疯狂英语·阅读版 2013年12期

by Belinda Bauman

This was the year my two sons began to love superheroes. We popped in the SpiderMan DVD one night out of boredom and for the next five months we watched everything SpiderMan, Superman, Ironman, and Whoeverman we could. So, when I announced I would be making a special trip to the Eastern 1)Democratic Republic of Congo (DRC) to find and record the stories of brave women living in what the U.N. calls the “most dangerous place to be a mother” their reaction was natural: “Mom, they are like superheroes.”

My journey into the heart of war-torn Eastern Congo began last summer. I first learned about the seriousness of the war in Congo years ago while living as a mom, with my two toddlers and my husband in Rwanda for 2)World Relief. The decades-long war in Eastern Congo is shaped by regional politics, ethnic rancor, and a greed surrounding the 3)lucrative mineral mines.

I saw that almost six million people have died in this war, making it the most deadly conflict since WWII, and yet never making front-page news. To mothers, the casualties are husbands, sons, daughters, and parents.

Villages where they had hoped their children would grow up are swallowed up by violence. Crops they had grown with the faith that there would be plenty are stolen. The land many of these 4)subsistence farmers hoped to pass on to their grandchildrens children is 5)pillaged and burned. As a result of this unrest and extreme vulnerability of 6)civilians, moms here live in the shadow of the largest U.N. peacekeeping mission in the world.

As I entered my first Congolese Internally Displaced peoples (IDP) camp in August of this year, I was struck by the sheer amount of children. Children of all ages—everywhere I looked.

By all accounts, on all fronts, both the formal and informal IDP camps around the region are beyond capacity. Marcel Serebungo, Church Mobilization Director for World Relief Congo, describes the situation:

“IDP camps were moving every day. People suffered so much because movement wasinvolving parents who are not strong enough to carry children and some of their belongings after spending days without eating and children who are so weak. Women and children are targeted because of their vulnerability. They live like slaves in their own villages—being beaten, put in prison without any reason, carrying burdens for armed people and paying non-reasonable taxes.”

Such was the story of Maisha Esperance. She and her family fled from the Rutshuru area one year ago. Shots fired in their village throughout the whole night, forcing her and her family out into the dark to run for their lives. The journey on foot and by cover of darkness took three days. They moved undetected from village to village and rested with the youngest children, but had to gather water and food for at least one meal.

Here in the overcrowded IDP camp, Maisha Esperance and I talked about how she gathers wood in the forest. For her, and many others who gather sticks for fire, this is dangerous work. Brave women go into the forests to gather wood. It may take as much as a third of a bundle of wood just to cook the hard casings of Congolese red beans. 7)Militia men know about these needed trips into the woods, and they wait for the women to come. Rape, as the saying here goes,is cheaper than bullets. In this region of Africa, a wife and mother are considered the beauty of the community—the heart of the home. If you can break the heart, you can break the community.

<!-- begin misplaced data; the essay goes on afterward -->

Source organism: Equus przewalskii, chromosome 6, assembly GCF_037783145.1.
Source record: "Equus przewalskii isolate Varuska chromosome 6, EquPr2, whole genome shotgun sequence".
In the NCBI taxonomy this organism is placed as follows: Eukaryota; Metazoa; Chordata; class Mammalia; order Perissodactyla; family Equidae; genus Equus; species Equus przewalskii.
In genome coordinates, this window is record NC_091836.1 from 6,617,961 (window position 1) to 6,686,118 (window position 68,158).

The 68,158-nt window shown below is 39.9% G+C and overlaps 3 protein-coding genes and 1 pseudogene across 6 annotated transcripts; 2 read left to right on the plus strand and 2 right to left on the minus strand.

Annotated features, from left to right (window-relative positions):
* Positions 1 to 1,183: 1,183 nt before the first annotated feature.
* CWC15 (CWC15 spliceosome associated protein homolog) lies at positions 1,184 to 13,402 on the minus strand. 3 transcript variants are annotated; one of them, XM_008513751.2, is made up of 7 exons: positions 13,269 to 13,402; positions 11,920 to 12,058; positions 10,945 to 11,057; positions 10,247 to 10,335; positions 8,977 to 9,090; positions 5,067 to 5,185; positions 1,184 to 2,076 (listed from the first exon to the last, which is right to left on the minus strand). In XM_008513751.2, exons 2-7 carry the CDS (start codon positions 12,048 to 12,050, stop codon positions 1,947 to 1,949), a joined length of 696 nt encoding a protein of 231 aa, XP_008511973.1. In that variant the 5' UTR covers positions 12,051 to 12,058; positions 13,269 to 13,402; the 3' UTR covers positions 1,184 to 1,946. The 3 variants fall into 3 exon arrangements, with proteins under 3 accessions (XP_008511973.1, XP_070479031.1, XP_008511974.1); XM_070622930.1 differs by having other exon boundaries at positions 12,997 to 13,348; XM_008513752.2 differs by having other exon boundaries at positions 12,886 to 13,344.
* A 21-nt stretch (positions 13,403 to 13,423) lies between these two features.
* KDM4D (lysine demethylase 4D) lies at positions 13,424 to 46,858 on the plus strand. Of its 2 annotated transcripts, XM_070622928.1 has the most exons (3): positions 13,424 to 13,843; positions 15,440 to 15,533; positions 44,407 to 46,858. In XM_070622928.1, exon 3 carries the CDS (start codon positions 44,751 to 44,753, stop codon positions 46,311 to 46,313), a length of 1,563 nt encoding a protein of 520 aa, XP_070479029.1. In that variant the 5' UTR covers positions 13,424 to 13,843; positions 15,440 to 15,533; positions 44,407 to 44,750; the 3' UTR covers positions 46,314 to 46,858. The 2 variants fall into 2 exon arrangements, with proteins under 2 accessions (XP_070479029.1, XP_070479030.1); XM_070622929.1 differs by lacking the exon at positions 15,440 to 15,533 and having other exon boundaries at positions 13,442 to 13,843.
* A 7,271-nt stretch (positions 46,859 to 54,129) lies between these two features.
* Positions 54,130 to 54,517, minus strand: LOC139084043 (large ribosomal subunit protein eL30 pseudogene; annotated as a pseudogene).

I asked if I could pray for her and her children. “Yes,” she said as she looked me in the eye for the first time. Then, without apology or hesitation she said, “Pray that I would have strength in my struggles. I need strength for my family and for the others. I feel alone. I have no one to speak for me.” This was her only request, and it came from the heart.

It turns out that mothers in war zones are not so different from mothers in Washington D.C., Los Angeles, Detroit, 8)Milwaukee, or 9)Baltimore. Women and children have suffered the unspeakable here, and yet, they are full of bravery that propels them forward every day, taking back the dignity and control that has been wrestled from them. They find food, they give birth, they wash clothes, they heal from wounds, they start businesses, and they educate their children as best they can. Moreover, they extend comfort and strength to those around them.

Just like the fictional citizens of 10)Gotham City, the grassroots moms of Congo want to live in peace. It is these mothers who live in exile and uncertainty every day that carry on their shoulders the very future of Congo. Facing these brave ones, I see their hope and my heart remembers the power of a mother motivated. A woman filled with courage to survive is nigh on unstoppable.

Much like a superhero.